Figure 4.2: Redesigned onboarding view

Figure 4.3: Redesigned visualization screen

* Visualization views weren't fully redesigned (based on user feedback), but instead adapted from the current design to the new design language of our proposed solution.

Notes on the design of our recommendations

  • Users are presented with the ISO Standard metric labeling scheme on each individual metric, but in a much less dependent way than previous prototypes
  • Users are presented a small icon and colour to maintain visual consistency across all instances of metrics and category cards on the site
  • Users are able to scroll through the list of categories and list of metrics in individual columns (in opposition to full-page scrolling), maintaining a balance of visual density for usability and aesthetic considerations
  • The selected metrics section live-updates in real time, displaying this key info regardless of how far down the rabbit hole a user may find themselves, and can be clicked to edit regardless of a users place on the site
  • The category cards stay the same size and shape regardless of your place on the site, reinforcing a consistent visual language
  • City labels can be turned off, and are all sorted to the right by default when viewing a visualization (to avoid the mess that the site currently has in place when it comes to labeling data on the scatter-plot)

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Final recommendations

Continuing to explore the ways complex data gets represented is a key to the long-term sustainability of the site. The people we tested with generally understood the language of the city-based scatter-plot, but problems like labeling and density still exist in the current visualization.

While we initially planned to tackle that challenge, our understanding of our space quickly shifted to being able to access information (selecting filters) once we realized that was a key roadblock that came before the visualization in the process. In the future, it would be worth exploring the ways to display information in a way that works in more dense situations.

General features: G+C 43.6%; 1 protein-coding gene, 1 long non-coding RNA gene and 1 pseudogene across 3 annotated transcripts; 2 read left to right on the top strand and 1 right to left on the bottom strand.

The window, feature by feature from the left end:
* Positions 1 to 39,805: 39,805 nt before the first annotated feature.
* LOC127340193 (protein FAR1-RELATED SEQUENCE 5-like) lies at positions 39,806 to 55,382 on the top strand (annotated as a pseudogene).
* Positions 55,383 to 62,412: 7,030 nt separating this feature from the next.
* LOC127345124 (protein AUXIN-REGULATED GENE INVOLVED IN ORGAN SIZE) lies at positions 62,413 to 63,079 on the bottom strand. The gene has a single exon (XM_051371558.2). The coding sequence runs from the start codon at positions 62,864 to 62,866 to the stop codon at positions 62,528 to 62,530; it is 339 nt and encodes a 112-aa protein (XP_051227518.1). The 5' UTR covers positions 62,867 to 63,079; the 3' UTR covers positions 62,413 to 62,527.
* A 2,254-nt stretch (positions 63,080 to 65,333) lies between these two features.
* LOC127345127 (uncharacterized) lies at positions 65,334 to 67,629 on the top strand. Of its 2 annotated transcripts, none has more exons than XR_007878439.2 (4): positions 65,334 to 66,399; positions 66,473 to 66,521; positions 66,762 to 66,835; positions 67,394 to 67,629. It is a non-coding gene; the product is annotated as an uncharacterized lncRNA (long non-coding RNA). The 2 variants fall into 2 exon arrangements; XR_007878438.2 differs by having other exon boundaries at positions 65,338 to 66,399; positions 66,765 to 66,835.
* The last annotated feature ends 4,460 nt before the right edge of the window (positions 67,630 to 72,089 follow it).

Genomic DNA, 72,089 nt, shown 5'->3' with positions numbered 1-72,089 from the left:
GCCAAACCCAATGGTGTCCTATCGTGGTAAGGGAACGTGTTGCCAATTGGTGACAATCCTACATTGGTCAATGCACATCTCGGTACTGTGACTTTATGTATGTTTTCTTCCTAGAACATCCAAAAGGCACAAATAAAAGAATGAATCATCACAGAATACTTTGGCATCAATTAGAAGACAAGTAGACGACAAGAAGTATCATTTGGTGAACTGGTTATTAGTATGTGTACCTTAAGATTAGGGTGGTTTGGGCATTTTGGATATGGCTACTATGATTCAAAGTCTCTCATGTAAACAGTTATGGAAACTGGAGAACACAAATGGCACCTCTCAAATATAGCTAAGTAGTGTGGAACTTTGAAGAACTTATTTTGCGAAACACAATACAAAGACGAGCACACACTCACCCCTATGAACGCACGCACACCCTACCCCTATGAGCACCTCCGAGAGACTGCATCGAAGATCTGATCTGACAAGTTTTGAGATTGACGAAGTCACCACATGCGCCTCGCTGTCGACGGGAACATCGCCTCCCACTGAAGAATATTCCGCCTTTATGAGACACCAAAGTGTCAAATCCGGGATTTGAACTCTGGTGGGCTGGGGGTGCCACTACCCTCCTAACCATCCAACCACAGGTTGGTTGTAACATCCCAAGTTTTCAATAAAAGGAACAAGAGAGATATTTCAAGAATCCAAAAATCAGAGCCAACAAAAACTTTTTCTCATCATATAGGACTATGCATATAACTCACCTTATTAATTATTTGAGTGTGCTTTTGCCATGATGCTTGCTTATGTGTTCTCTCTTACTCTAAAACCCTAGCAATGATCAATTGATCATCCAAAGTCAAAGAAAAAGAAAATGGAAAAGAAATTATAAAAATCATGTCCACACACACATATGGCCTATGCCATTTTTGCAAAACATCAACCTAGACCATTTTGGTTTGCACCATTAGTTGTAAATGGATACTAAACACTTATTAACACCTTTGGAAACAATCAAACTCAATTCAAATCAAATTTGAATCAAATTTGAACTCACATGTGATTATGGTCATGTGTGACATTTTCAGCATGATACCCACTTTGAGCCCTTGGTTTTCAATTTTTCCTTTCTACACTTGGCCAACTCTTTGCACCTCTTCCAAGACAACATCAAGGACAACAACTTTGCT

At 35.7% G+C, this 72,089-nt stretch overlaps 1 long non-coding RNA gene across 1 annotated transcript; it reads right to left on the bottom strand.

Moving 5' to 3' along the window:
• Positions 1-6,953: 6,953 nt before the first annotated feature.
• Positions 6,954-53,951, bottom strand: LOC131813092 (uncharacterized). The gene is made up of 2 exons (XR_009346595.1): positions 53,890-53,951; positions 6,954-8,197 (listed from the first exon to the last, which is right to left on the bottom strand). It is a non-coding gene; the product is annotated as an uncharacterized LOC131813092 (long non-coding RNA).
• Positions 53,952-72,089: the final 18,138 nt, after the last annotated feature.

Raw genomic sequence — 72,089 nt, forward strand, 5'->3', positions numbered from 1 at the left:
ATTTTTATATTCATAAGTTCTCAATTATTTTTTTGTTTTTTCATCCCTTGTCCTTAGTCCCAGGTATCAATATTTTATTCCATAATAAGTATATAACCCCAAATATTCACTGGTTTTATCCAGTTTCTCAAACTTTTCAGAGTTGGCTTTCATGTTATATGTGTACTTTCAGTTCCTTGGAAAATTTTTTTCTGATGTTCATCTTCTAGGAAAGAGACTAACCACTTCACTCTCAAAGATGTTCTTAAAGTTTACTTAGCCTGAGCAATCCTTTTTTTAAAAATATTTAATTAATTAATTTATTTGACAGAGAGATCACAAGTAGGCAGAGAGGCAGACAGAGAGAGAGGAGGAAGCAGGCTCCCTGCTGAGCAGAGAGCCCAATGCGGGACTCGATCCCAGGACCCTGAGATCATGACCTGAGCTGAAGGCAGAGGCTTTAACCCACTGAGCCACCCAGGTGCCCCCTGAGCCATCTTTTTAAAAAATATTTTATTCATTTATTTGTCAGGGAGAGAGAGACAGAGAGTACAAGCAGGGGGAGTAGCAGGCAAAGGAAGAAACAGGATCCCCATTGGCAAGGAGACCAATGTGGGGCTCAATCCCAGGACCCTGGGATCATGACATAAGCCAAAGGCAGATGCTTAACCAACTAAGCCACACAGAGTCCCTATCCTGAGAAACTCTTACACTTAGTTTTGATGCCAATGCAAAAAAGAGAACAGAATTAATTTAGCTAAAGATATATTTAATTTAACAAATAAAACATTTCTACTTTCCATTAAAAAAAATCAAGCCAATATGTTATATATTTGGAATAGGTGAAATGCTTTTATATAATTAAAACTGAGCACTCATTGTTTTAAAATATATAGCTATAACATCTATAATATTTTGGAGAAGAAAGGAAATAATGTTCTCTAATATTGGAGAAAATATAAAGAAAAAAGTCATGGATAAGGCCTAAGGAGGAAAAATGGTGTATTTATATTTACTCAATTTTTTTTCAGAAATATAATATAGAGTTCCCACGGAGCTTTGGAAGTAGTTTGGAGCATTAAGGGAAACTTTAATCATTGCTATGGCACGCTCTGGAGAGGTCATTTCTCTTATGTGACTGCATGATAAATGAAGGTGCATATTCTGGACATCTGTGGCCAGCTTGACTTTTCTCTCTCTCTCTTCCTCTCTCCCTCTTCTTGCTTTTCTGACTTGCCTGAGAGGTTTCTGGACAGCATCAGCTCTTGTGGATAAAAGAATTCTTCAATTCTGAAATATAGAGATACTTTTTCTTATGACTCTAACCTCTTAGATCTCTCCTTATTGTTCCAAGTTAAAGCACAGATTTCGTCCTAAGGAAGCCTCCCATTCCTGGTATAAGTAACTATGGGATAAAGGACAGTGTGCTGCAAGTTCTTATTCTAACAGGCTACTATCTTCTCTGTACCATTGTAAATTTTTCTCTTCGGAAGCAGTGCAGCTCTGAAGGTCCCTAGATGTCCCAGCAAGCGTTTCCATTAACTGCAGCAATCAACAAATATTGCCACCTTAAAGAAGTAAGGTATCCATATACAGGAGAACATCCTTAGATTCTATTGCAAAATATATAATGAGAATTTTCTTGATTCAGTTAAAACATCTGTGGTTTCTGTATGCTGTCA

As mentioned previously (during the Initial Prototyping stage) we attempted to sort out an option where a user was able to log in and save a list of filters for later reference, but simplified our prototype for the sake of testing our core functional changes to the systems usability as opposed to this change. Moving forward, it may be worth re-visiting the ability to save and select visualizations from a user profile or list.

I recieved a 100% final grade for this project.


Looking back on this project years later... it's clear to me we over-thought a lot of what we recommended. We were in way over our heads with the amount of ground we tried to cover, and rather than focus on a truly impactful portion of the site that we would be able to effect, we spread ourselves too thin and delivered surface-level recommendations. I would love to go back and cut out a ton of the scope creep that plagued this project.

I'd also spend less time with high-fidelity prototyping than we did. Although medium and high fidelity prototyping could be helpful with a project like this, we were much too early in the process to extract any value from that time. Our time would've been better spent writing more effective research questions, and really getting to the bottom of what people want from a service like this.

It's also worth mentioning that the company we were partnering with experienced some turnover when we were mid-project, and so the advising we received from the community partner meant to liaison between our group and the World Council on City Data. Looking back, we definitely could've used a more firm hand to push us in the right direction to make an impact.

Thank you!

I would personally like to thank the World Council for City Data for being gracious partners, and for affording our group the opportunity to work on a project that challenged us as students and designers in new and exciting ways.

Our group would also like to thank Abby Goodrum for her continued guidance and support throughout the duration of the project, as well as our testers from the Digital Media and Journalism program at Laurier Brantford for being kind enough to let us test our ideas on them.